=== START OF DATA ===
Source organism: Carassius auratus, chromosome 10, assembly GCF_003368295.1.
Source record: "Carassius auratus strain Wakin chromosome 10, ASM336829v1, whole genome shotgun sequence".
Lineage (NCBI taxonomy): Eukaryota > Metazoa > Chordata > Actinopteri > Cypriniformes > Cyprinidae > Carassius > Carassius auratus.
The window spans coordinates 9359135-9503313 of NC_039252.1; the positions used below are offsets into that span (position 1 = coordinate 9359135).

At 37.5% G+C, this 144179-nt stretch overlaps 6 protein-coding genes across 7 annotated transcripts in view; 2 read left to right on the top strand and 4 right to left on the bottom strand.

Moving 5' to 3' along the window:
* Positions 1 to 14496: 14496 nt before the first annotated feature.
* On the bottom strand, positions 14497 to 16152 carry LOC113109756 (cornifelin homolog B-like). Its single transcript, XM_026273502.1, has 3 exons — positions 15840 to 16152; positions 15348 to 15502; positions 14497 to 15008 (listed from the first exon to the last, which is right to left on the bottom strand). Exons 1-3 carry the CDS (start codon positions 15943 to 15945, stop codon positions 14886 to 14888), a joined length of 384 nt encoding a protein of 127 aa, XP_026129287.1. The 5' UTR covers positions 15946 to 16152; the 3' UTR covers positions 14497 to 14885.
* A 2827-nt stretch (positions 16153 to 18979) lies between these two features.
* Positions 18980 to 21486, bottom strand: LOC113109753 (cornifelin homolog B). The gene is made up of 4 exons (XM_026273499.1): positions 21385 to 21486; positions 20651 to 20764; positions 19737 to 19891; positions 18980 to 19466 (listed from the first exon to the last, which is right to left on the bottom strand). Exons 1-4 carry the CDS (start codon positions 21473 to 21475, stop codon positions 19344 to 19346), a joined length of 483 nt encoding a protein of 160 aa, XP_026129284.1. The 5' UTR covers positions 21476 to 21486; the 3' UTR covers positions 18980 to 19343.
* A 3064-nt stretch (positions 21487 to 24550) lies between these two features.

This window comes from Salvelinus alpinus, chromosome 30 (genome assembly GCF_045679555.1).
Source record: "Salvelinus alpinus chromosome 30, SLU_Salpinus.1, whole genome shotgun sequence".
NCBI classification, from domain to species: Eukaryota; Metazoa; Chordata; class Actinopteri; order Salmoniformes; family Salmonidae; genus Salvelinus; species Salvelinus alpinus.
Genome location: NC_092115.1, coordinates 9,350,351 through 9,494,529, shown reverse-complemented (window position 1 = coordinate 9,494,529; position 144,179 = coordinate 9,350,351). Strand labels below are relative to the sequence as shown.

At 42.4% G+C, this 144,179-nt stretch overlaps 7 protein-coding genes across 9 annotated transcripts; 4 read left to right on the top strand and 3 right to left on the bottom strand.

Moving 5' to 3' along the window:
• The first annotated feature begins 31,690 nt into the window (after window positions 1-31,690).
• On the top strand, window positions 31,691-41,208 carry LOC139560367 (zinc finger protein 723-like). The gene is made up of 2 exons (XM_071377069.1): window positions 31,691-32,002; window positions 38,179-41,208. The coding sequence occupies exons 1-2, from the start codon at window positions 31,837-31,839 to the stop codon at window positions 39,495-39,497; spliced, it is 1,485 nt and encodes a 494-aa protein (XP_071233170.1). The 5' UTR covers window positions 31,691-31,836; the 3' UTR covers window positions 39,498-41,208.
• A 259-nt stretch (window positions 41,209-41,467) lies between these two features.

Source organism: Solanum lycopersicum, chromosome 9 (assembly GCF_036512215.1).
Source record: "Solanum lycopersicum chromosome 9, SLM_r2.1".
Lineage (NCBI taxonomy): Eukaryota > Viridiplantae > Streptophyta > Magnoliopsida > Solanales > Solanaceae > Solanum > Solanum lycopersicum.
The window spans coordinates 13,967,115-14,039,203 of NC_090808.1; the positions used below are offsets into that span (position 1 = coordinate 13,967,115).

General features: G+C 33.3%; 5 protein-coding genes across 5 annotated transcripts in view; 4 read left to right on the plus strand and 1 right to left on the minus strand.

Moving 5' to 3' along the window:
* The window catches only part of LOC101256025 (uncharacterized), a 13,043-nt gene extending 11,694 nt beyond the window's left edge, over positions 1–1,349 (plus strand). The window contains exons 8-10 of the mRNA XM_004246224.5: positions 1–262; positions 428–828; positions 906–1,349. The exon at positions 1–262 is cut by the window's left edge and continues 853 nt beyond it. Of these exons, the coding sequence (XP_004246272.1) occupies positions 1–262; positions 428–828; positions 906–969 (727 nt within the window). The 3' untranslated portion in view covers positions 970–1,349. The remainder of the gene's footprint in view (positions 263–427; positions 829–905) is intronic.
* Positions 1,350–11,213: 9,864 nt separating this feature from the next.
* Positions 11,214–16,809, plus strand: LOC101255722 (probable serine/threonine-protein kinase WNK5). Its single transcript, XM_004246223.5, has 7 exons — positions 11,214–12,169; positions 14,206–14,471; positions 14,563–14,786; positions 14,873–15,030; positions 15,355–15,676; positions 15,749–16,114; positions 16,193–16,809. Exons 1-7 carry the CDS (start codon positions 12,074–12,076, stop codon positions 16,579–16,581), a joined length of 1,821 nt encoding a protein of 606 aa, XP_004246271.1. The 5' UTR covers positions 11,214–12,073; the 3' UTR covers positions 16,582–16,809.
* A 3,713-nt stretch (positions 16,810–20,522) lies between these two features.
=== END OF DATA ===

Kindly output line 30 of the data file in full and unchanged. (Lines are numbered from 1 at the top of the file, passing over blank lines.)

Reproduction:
* A 3,713-nt stretch (positions 16,810–20,522) lies between these two features.